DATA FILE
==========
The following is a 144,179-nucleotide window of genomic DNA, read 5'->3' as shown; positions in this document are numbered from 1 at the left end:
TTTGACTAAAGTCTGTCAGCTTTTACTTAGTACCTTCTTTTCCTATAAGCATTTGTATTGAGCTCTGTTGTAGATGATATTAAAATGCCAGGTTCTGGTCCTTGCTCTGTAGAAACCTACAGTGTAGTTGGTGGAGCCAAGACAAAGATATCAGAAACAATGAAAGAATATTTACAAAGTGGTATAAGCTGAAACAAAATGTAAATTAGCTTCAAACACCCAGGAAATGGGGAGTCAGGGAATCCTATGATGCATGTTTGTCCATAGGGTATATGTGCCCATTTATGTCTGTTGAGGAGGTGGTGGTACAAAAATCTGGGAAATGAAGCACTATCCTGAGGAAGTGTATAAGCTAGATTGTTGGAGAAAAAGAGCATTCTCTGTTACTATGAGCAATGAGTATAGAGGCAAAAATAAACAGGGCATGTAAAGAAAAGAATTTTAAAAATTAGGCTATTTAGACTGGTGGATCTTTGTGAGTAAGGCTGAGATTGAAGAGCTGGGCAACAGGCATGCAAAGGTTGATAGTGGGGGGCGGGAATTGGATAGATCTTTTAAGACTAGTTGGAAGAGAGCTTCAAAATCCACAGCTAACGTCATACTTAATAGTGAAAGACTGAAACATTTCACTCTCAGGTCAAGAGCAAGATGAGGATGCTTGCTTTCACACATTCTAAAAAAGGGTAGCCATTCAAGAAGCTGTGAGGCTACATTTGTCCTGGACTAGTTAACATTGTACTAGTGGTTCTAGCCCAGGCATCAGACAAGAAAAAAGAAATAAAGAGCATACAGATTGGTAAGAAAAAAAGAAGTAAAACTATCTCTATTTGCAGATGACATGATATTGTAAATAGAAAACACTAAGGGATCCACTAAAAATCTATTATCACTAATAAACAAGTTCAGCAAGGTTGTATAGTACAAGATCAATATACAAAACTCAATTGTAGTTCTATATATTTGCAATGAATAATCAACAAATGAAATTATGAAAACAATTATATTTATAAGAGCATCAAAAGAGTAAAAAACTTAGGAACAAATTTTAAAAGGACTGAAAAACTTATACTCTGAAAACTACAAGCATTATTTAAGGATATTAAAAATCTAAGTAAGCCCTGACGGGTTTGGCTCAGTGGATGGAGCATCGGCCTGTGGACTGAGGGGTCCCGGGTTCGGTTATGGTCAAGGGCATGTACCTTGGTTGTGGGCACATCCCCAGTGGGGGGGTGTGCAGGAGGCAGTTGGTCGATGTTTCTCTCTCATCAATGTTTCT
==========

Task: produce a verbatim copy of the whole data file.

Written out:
The following is a 144,179-nucleotide window of genomic DNA, read 5'->3' as shown; positions in this document are numbered from 1 at the left end:
TTTGACTAAAGTCTGTCAGCTTTTACTTAGTACCTTCTTTTCCTATAAGCATTTGTATTGAGCTCTGTTGTAGATGATATTAAAATGCCAGGTTCTGGTCCTTGCTCTGTAGAAACCTACAGTGTAGTTGGTGGAGCCAAGACAAAGATATCAGAAACAATGAAAGAATATTTACAAAGTGGTATAAGCTGAAACAAAATGTAAATTAGCTTCAAACACCCAGGAAATGGGGAGTCAGGGAATCCTATGATGCATGTTTGTCCATAGGGTATATGTGCCCATTTATGTCTGTTGAGGAGGTGGTGGTACAAAAATCTGGGAAATGAAGCACTATCCTGAGGAAGTGTATAAGCTAGATTGTTGGAGAAAAAGAGCATTCTCTGTTACTATGAGCAATGAGTATAGAGGCAAAAATAAACAGGGCATGTAAAGAAAAGAATTTTAAAAATTAGGCTATTTAGACTGGTGGATCTTTGTGAGTAAGGCTGAGATTGAAGAGCTGGGCAACAGGCATGCAAAGGTTGATAGTGGGGGGCGGGAATTGGATAGATCTTTTAAGACTAGTTGGAAGAGAGCTTCAAAATCCACAGCTAACGTCATACTTAATAGTGAAAGACTGAAACATTTCACTCTCAGGTCAAGAGCAAGATGAGGATGCTTGCTTTCACACATTCTAAAAAAGGGTAGCCATTCAAGAAGCTGTGAGGCTACATTTGTCCTGGACTAGTTAACATTGTACTAGTGGTTCTAGCCCAGGCATCAGACAAGAAAAAAGAAATAAAGAGCATACAGATTGGTAAGAAAAAAAGAAGTAAAACTATCTCTATTTGCAGATGACATGATATTGTAAATAGAAAACACTAAGGGATCCACTAAAAATCTATTATCACTAATAAACAAGTTCAGCAAGGTTGTATAGTACAAGATCAATATACAAAACTCAATTGTAGTTCTATATATTTGCAATGAATAATCAACAAATGAAATTATGAAAACAATTATATTTATAAGAGCATCAAAAGAGTAAAAAACTTAGGAACAAATTTTAAAAGGACTGAAAAACTTATACTCTGAAAACTACAAGCATTATTTAAGGATATTAAAAATCTAAGTAAGCCCTGACGGGTTTGGCTCAGTGGATGGAGCATCGGCCTGTGGACTGAGGGGTCCCGGGTTCGGTTATGGTCAAGGGCATGTACCTTGGTTGTGGGCACATCCCCAGTGGGGGGGTGTGCAGGAGGCAGTTGGTCGATGTTTCTCTCTCATCAATGTTTCT